Ahead of last year’s release of The Interview, the Seth Rogen film about two journalists instructed to assassinate Kim Jong-un, North Korea interpreted the film as ‘an act of war’. Sony Pictures were hacked by a group linked to North Korea and hundreds of humiliating titbits about spats between celebrities and Sony execs made public, most memorably the description of Angelina Jolie as ‘a minimally talented spoilt brat’. The film was first cancelled and then given a limited release. Kim Jong-un had the last laugh when the reviews came out, however. ‘About as funny as a communist food shortage, and just as protracted,’ said Variety.
What got lost in the backdrop to The Interview, though, was the significance of North Korea’s attitude towards cinema. Paul Fischer’s eye-opening and addictive book provides the missing context. North Korea has a history of being extremely, let’s say, proactive in its attitudes towards film-making. Here Fischer tells the story of how in the late 1970s Kim Jong-un’s father, Kim Jong-il, became so obsessed by the idea of making the perfect film that he ordered the two most talented stars in South Korean cinema to be kidnapped so that they could come and work for him.
Kim Jong-il, the pampered son of an unquestioned leader, grew up with a passion for cinema and for Hollywood in particular. He called in thousands of films from North Korean embassies around the world and was in most cases the only person in North Korea to watch them, seeing as they were banned. In search of a role in the elite (where his succession was not guaranteed), he hit upon the idea of becoming a brilliant film propagandist and set up his own studio.
Meanwhile, in South Korea, a homegrown film industry flourished, thanks to the talents of one golden couple. Imagine Meryl Streep married to Steven Spielberg and you have some idea of how award-winning director Shin Sang-Ok and actress Choi Eun-Hee were regarded in their heyday in the 1960s. These were the two people Kim Jong-il decided he had to work with. He just needed to have them kidnapped.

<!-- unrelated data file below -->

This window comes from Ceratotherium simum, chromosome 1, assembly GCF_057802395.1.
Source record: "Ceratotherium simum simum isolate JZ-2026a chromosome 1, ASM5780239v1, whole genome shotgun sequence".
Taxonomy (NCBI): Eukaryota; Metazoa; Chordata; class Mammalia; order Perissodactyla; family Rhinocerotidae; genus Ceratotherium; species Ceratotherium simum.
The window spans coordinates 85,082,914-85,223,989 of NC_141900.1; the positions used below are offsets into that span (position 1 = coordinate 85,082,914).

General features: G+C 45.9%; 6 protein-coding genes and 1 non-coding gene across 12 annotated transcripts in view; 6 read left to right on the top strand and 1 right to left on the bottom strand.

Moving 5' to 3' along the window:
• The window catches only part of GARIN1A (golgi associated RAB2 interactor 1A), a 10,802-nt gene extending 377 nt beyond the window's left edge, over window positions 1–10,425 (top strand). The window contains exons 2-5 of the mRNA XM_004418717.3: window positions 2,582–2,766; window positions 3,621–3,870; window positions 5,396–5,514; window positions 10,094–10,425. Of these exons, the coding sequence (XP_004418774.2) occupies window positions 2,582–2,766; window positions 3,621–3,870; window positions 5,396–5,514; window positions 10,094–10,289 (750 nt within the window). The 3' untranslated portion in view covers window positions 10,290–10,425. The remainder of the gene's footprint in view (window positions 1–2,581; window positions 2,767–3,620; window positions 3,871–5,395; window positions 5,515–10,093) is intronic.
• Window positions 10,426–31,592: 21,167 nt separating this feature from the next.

Choi Eun-Hee disappeared first, in 1978. She and her husband, who had directed her in many films, were recently divorced. In isolated North Korea Kim Jong-il was possibly unaware that their moment in the sun in South Korea was passing: Shin Sang-Ok’s film studio was facing financial problems. Choi Eun-Hee was lured to Hong Kong with a bogus offer of work. According to her account, she was kidnapped while being taken on a trip to meet a businessman. She woke up on a freighter bound for North Korea, a portrait of Kim Jong-il smiling down on her. Several months later, Shin Sang-Ok, investigating his estranged wife’s disappearance in Hong Kong, also vanished.
The two did not meet in North Korea until five years later, by which point both had experienced very different treatment. Both had been ‘re-educated’ (they faked indoctrination). Shin Sang-Ok had spent most of his time in prison in solitary confinement, whilst Choi Eun-Hee was kept in isolation but in relative luxury.
Once Kim Jong-il was confident that they were both loyal to his regime, he brought them together at one of the cognac parties that Choi Eun-Hee was occasionally called to. Over the next three years, the actress and director fell back in love with each other and made a series of movies to please Kim Jong-il. Shin Sang-Ok was convinced that if he could make a break-out hit to attract international attention, they would be given the opportunity to attend an international film festival or even set up an office abroad. Then they could ‘defect’.
By 1986 he had hit upon the perfect idea: Pulgasari, a monster movie to rival Japan’s Godzilla. It succeeded, and the dream trip to Vienna came up. After a car chase worthy of the James Bond movies so loved by Kim Jong-il, Choi Eun-Hee and Shin Sang-Ok finally escaped their captors and sought political asylum at the US embassy.
Choi Eun-Hee is now in her late eighties and living in Seoul. Shin Sang-Ok died in 2006. As Fischer readily admits, while North Korea is so closed off we only have their account to go on. Some still believe that the two voluntarily went over to North Korea. But Fischer has done everything he can to check their story out and he concludes, ‘I am strongly inclined to take what Shin and Choi say as truthful.’ Anyone reading this lively, compulsive and profoundly weird account will feel the same way.
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